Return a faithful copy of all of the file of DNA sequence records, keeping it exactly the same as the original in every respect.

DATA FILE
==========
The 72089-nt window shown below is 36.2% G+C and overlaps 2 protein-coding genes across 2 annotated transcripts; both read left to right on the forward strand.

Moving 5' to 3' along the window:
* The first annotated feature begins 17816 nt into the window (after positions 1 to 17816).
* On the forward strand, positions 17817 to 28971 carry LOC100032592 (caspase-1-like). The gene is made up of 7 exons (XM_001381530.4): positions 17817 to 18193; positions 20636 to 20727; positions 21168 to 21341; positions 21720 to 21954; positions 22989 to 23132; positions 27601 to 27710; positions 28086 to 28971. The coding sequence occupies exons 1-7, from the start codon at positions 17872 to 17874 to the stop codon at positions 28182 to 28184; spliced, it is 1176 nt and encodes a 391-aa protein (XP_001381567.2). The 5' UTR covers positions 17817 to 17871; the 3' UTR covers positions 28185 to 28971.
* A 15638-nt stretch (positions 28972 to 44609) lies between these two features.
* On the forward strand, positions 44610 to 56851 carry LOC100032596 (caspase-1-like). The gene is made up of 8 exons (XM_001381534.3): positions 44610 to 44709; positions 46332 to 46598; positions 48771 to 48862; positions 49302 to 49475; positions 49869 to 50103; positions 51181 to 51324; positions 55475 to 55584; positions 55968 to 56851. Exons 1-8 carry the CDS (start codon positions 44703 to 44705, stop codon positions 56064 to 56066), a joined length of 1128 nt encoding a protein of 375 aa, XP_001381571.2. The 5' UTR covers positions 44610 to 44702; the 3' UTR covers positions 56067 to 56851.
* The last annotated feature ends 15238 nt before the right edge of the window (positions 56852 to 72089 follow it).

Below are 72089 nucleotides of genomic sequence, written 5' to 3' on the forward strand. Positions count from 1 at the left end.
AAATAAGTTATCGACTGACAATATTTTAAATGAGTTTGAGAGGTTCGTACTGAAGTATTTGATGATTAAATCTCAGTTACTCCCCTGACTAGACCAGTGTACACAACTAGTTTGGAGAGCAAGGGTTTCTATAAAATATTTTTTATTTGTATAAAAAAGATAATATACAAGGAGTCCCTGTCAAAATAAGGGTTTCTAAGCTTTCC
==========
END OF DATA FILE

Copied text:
The 72089-nt window shown below is 36.2% G+C and overlaps 2 protein-coding genes across 2 annotated transcripts; both read left to right on the forward strand.

Moving 5' to 3' along the window:
* The first annotated feature begins 17816 nt into the window (after positions 1 to 17816).
* On the forward strand, positions 17817 to 28971 carry LOC100032592 (caspase-1-like). The gene is made up of 7 exons (XM_001381530.4): positions 17817 to 18193; positions 20636 to 20727; positions 21168 to 21341; positions 21720 to 21954; positions 22989 to 23132; positions 27601 to 27710; positions 28086 to 28971. The coding sequence occupies exons 1-7, from the start codon at positions 17872 to 17874 to the stop codon at positions 28182 to 28184; spliced, it is 1176 nt and encodes a 391-aa protein (XP_001381567.2). The 5' UTR covers positions 17817 to 17871; the 3' UTR covers positions 28185 to 28971.
* A 15638-nt stretch (positions 28972 to 44609) lies between these two features.
* On the forward strand, positions 44610 to 56851 carry LOC100032596 (caspase-1-like). The gene is made up of 8 exons (XM_001381534.3): positions 44610 to 44709; positions 46332 to 46598; positions 48771 to 48862; positions 49302 to 49475; positions 49869 to 50103; positions 51181 to 51324; positions 55475 to 55584; positions 55968 to 56851. Exons 1-8 carry the CDS (start codon positions 44703 to 44705, stop codon positions 56064 to 56066), a joined length of 1128 nt encoding a protein of 375 aa, XP_001381571.2. The 5' UTR covers positions 44610 to 44702; the 3' UTR covers positions 56067 to 56851.
* The last annotated feature ends 15238 nt before the right edge of the window (positions 56852 to 72089 follow it).

Below are 72089 nucleotides of genomic sequence, written 5' to 3' on the forward strand. Positions count from 1 at the left end.
AAATAAGTTATCGACTGACAATATTTTAAATGAGTTTGAGAGGTTCGTACTGAAGTATTTGATGATTAAATCTCAGTTACTCCCCTGACTAGACCAGTGTACACAACTAGTTTGGAGAGCAAGGGTTTCTATAAAATATTTTTTATTTGTATAAAAAAGATAATATACAAGGAGTCCCTGTCAAAATAAGGGTTTCTAAGCTTTCC